The 45th EMMY awards followed in 1993 with a request for Paula to do standup on the show but Paula wanted to do live behind-the-scenes coverage. The Producers questioned why she would risk ad-libbing when she could be in control of her material with a comedy set. They finally said yes to Paula’s request, but were doubtful enough about her success that they restricted her pieces to thirty seconds each. Paula couldn’t help but smile during the middle of her first piece when she over-heard thru the Stage Manager’s headset, the Director yelling: “Let her Go! Let her Go!” After the show he likened Paula’s performance to when Michael Jackson debuted his ‘moonwalk’ on the Motown 25 special, considered “career making,” the Director said. Paula had set the standard for live, behind-the-scenes coverage for those to come.
At the tail end of 1993 and the George H.W. Bush presidency, Paula marked another first when she became the first woman to host the White House Correspondents dinner (It was nine years after the tradition of comedian performances began in 1983). Paula’s material had never been from a female point of view. And through her stand-up specials on HBO and her political commentary on The Tonight Show with Jay Leno, she’d trailblazed a path for politically minded women comics. Yet despite her many digs during the dinner, when she woke up the next morning, news reports focused on her choice of clothing — a white tuxedo — rather than the content of her remarks. “I think that might have been the one time that I ever thought about the fact that I was a woman,” she was quoted as saying. “Because would they have done that for any other performer?”
ABC – TV went forward next with a guarantee of 13 episodes for a variety-type show staring Paula aptly named The Paula Poundstone Show. The network was hoping to find success by doing something different in a troubled Saturday night time slot they had yet to successfully fill. Paula did a primarily unscripted show with satellite hookups across America and musical guests. The show was cancelled after four episodes. It was original and Paula was proud of the product.
Paula continued to perform, racking up on average 92 dates a year.
In 1996 Paula went on to another first with her second special for HBO, Paula Poundstone Goes to Harvard. It was the first time the University allowed it’s named to be used in the title of a television show.
Paula has filed commentary for CBS Sunday Morning, NPR’s All Things Considered and Morning Edition. She has written articles for several major publications and from 1993 – 1998 she wrote a monthly back page column for Mother Jones. It took her eight years to write her first book, There is Nothing In This Book That I Meant To Say, with a forward by Mary Tyler Moore. (Harmony Books, a division of Random House, 2006). A self-proclaimed terrible student in high school, Paula is an avid reader. In 2008 she became the National Spokesperson for the American Library Association’s “Friends of Libraries” – a grass roots organization with chapters across the country that work to support their local libraries. It is a role she continues to this day.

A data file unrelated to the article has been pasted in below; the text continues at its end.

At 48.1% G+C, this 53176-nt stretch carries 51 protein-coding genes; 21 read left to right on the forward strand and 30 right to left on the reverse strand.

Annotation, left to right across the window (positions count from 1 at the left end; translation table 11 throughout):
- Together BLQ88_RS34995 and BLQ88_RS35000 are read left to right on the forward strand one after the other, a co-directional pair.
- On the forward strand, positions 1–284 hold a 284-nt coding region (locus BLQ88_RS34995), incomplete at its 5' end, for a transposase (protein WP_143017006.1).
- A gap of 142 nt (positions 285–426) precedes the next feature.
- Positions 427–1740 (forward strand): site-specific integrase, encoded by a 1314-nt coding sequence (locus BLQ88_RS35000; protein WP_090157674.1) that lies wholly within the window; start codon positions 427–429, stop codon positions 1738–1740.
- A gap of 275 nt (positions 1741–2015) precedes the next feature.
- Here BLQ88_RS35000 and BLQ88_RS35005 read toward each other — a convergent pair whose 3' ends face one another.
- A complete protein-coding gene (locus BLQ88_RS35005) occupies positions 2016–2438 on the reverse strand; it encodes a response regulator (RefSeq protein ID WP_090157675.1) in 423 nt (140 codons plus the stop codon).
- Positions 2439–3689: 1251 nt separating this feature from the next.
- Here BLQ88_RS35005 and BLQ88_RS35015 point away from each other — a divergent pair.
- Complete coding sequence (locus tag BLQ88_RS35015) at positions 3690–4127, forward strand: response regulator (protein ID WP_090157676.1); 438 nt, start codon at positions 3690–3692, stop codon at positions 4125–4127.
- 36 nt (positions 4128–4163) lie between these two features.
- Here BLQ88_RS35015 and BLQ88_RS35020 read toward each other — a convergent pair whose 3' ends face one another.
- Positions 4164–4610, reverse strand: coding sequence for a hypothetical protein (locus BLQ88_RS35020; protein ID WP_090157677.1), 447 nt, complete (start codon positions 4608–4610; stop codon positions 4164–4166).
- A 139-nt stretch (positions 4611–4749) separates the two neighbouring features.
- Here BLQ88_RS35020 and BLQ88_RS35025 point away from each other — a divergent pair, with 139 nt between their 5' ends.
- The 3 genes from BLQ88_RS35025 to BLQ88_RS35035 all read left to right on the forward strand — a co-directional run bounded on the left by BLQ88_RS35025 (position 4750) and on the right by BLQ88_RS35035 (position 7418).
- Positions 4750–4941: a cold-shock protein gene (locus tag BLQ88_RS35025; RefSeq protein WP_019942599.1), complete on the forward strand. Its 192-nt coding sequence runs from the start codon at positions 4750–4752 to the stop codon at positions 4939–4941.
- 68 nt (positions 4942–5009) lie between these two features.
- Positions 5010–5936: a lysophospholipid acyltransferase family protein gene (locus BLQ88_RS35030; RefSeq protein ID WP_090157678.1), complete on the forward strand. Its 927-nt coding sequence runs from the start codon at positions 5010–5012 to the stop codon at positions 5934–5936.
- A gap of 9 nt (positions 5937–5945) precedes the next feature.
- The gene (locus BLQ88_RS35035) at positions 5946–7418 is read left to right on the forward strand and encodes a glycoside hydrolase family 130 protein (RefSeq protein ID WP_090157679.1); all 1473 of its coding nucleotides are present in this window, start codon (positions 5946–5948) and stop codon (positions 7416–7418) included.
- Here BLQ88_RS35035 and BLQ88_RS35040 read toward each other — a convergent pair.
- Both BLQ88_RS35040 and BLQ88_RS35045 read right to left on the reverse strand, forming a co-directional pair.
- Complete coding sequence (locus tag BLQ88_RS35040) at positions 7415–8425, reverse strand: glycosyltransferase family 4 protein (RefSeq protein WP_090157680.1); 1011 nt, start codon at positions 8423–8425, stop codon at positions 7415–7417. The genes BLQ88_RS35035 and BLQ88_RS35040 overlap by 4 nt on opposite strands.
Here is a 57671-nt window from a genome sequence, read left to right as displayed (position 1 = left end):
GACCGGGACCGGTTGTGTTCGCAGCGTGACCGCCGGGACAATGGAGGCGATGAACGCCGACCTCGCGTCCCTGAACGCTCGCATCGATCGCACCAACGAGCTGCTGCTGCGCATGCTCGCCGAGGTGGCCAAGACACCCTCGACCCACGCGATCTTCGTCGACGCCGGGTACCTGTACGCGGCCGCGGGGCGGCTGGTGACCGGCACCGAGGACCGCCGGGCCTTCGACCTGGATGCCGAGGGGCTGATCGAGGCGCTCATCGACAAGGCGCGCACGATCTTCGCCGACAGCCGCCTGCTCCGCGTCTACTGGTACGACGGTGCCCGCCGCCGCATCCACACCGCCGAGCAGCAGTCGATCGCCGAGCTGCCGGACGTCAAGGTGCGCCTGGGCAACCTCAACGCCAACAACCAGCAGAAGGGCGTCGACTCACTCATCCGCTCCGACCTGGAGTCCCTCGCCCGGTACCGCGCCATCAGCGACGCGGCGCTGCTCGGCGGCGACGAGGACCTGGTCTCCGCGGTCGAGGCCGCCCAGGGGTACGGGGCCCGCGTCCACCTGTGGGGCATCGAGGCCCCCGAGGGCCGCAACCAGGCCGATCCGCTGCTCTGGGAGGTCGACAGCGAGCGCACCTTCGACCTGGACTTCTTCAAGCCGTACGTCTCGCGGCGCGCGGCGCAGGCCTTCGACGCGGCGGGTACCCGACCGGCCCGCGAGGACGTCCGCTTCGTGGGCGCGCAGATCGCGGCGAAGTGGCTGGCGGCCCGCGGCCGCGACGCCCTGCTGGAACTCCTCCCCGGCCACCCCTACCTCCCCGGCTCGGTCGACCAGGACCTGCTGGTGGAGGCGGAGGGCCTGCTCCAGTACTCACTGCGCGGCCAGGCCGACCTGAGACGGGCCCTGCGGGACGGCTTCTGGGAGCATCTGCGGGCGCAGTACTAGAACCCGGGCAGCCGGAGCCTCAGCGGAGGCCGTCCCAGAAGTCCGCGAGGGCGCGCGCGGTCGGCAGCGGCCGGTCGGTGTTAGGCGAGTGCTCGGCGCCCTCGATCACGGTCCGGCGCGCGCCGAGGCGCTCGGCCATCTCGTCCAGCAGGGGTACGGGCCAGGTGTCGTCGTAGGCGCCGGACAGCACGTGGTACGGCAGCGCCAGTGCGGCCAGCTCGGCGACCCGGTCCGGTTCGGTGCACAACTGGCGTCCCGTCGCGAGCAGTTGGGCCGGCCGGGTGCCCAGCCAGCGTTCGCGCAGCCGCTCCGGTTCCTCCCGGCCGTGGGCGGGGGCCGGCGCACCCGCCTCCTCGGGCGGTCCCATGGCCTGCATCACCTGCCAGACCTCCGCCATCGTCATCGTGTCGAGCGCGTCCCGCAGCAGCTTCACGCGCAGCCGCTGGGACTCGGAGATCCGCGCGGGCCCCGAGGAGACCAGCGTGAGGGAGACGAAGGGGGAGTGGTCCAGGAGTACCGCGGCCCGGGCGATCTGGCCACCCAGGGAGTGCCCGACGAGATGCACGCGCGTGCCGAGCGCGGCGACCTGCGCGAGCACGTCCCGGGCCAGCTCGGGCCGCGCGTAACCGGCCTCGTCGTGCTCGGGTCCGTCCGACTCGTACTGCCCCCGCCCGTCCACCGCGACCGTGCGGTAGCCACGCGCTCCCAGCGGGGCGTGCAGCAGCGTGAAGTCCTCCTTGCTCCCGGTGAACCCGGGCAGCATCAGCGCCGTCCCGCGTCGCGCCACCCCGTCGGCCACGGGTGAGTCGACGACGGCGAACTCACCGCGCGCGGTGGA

In 2006 Paula did her third one-hour standup comedy special, Look What the Cat Dragged In. She also wrote three math text books for children with her high school math teacher, Faye Ruopp in a Math with a Laugh series: The Sticky Problem of Parallelogram Pancakes (Grades 4-5), Venn Can We Be Friends? (Grades 6-7) and You Can’t Keep Slope Down (Grades 8-9) (Heineman Press).
In 2017 Paula released her second book, The Totally Unscientific Study of the Search for Human Happiness (Algonquin Books). The book was recognized as one of eight semi-finalists for the Thurber Prize for American Humor, the highest recognition of the art of humor writing in the United States. It was also one of five finalists for the 2018 AUDIE Award for Audio Book of the Year.
Paula has released three performance CD’s: North by Northwest: Paula Poundstone Live!, a 2-CD set (Highbridge 2016), I HEART JOKES: Paula Tells Them in Boston (Lipstick Nancy 2013), I HEART JOKES: Paula Tells Them in Maine (Lipstick Nancy 2008) and she was the “Reader Alouder” on both of the books she authored. She also voiced the character “Paula” in the first season of Home Movies; “Judge Stone” on the ABC-TV Saturday morning series “Science Court” (a.k.a. “Squigglevision”) for three years, and “Forgetter Paula” in the Academy Award winning feature film, Inside Out.
In 2019 she released her first rap song, Not My Butterfinger, which she co-wrote with famed Producer Jae Dael. It is a social justice rap song.
When Covid hit, Paula began making RX Laughter videos to keep people entertained. They can be viewed on her website by clicking on the RX Laughter videos tab at the top of the page.
Paula continues as a panelist on NPR’s Wait Wait…Don’t Tell Me! She is recognized in innumerable lists, documentaries and literary compendiums noting influential standup comedians of our time and in 2010 she was one of a select group voted into the Comedy Hall of Fame.
She can be heard weekly on her comedy podcast, Nobody Listens to Paula Poundstone, an out of control adult education class that meets in a treehouse. Paula, Adam Felber, Captain Crinkle, Toni Anita Hull, and a gallimaufry of characters have dropped the rope ladder down for you to climb on up, and sit around the fire with them. Uh-oh.